For the safe transport of dangerous goods, international conventions exist for the different modes of transport. They settle classifications of dangerous substances, procedures for handling dangerous goods, emergency procedures and regulations, liabilities and responsibilities.
Transport organizations, such as IMO for sea, IATA and ICAO for air, and OTIF for rail, have developed a number of agreements and recommendations:
- the IMDG Code of IMO for ocean-going vessels,
- ADR, the European Agreement concerning the International Carriage of Dangerous Goods by Road,
- ADN, the European Agreement concerning the International Carriage of Dangerous Goods by Inland Waterways,
- regulations for air issued by IATA and ICAO, and
- RID, the Railroad Dangerous Goods Book of the Intergovernmental Organization for International Carriage by Rail (OTIF).
These regulations have been developed according to mode, and differences exist between them. Hence FIATA, the International Freight Forwarders Association, has issued a position paper on the need to enhance global harmonizsation of the different modal transport regulations for dangerous goods.
UNECE has published a number of supporting recommendations for implementation of the Dangerous Goods Agreements:
- UN Model Regulations, which may be used for implementation in national laws, and
- UN Manual of Tests and Criteria, which contains criteria, test methods and procedures to be used for classification of dangerous goods.
Chemicals are classified through the Globally Harmonized System of Classification and Labelling of Chemicals (GHS) of the UNECE, which classifies chemicals by types of hazard and proposes harmonized hazard communication elements, including labels and safety data sheets. It aims at ensuring that information on physical hazards and toxicity from chemicals is available in order to enhance the protection of human health and the environment during handling, transport and use of these chemicals. GHS also provides a basis for harmonization of rules and regulations on chemicals at the national, regional and worldwide levels -- an important factor for trade facilitation.
The transport of dangerous goods requires pre-receival of detailed information about its characteristics, especially when arriving at ports and airports or other places where large concentrations of dangerous goods may become critical. Use of the proper standardized information as required in international conventions will lead to a smooth handling of dangerous goods, and hence avoid delays or even refusal to allow entry of the dangerous goods to the planned premises.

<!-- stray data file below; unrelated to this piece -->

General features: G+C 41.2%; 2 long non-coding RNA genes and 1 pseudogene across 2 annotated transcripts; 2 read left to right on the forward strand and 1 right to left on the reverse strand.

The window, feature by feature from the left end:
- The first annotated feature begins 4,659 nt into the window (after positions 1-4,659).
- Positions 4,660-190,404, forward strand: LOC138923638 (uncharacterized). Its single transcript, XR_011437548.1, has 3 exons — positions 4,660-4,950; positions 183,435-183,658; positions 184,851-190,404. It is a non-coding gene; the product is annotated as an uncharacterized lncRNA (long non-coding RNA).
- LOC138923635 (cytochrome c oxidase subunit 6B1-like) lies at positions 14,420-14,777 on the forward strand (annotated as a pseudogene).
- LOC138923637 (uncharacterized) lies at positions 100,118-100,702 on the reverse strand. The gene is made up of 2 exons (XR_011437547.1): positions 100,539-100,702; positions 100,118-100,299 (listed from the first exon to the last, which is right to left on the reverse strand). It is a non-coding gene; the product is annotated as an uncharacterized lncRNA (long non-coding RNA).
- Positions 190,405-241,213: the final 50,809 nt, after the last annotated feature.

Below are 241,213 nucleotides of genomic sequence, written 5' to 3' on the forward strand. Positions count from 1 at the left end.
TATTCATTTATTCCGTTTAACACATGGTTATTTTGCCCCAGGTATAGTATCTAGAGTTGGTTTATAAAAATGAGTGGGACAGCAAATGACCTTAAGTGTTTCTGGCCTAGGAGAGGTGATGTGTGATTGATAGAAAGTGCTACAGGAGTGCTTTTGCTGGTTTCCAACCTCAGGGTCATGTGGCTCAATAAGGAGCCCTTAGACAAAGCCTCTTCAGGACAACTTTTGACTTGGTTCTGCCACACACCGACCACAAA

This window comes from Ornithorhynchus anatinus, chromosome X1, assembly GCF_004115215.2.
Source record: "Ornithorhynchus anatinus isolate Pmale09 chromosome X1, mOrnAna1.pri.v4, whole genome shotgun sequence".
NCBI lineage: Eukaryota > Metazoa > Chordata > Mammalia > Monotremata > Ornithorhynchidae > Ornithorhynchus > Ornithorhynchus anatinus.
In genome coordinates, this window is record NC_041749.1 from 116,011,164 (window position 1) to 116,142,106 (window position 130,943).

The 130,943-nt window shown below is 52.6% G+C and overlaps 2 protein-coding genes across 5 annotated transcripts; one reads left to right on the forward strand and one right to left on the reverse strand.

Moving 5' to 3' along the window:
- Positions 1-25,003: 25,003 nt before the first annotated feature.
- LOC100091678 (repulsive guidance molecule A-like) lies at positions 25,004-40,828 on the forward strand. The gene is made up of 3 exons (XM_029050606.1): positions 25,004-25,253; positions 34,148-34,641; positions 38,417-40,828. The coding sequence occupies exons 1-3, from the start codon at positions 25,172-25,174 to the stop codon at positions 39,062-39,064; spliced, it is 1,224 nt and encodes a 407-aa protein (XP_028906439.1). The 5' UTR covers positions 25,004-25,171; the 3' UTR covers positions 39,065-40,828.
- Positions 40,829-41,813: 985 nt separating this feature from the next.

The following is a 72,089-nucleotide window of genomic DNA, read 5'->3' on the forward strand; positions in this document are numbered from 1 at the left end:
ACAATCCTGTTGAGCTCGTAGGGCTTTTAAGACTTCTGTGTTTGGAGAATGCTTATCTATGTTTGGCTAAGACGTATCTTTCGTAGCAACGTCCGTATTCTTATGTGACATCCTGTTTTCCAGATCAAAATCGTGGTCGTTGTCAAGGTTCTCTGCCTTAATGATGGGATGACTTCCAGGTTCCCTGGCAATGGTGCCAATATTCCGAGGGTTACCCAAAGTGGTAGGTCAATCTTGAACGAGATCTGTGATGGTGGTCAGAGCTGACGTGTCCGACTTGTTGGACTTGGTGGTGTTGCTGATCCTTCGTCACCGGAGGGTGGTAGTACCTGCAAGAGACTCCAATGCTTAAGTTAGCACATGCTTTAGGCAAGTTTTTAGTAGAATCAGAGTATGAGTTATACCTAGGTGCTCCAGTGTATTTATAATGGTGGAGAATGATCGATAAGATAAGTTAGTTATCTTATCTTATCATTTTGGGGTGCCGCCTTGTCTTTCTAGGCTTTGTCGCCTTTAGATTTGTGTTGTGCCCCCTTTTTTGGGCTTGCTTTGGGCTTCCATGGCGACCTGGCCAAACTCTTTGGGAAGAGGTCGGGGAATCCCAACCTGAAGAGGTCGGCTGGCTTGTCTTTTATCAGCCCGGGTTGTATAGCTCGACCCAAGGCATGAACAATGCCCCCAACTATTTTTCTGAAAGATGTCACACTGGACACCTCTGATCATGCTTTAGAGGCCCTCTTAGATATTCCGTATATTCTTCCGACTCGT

REACH (Registration, Evaluation, Authorization and Restriction of Chemical substances) is the European Community Regulation on chemicals and their safe use. Manufacturers and importers are required to gather information on the properties of their chemical substances to allow safe handling, and to register the information in a central database run by the European Chemicals Agency (ECHA).
The transport of dangerous goods requires special packaging, special transport equipment, special transport means, limitations on routes and storage, and so is usually done by specialized traders, freight forwarders and carriers.
At transport hubs, such as ports and airports, dangerous goods need to be declared in advance in accordance with the above regulations. Maritime ports follow the IMO Form for declaring dangerous goods. For airports, the shippers declaration of dangerous goods of IATA is used. Through the organization SMDG, European ports have developed a standardized EDIFACT based message for an electronic dangerous goods declaration and manifest.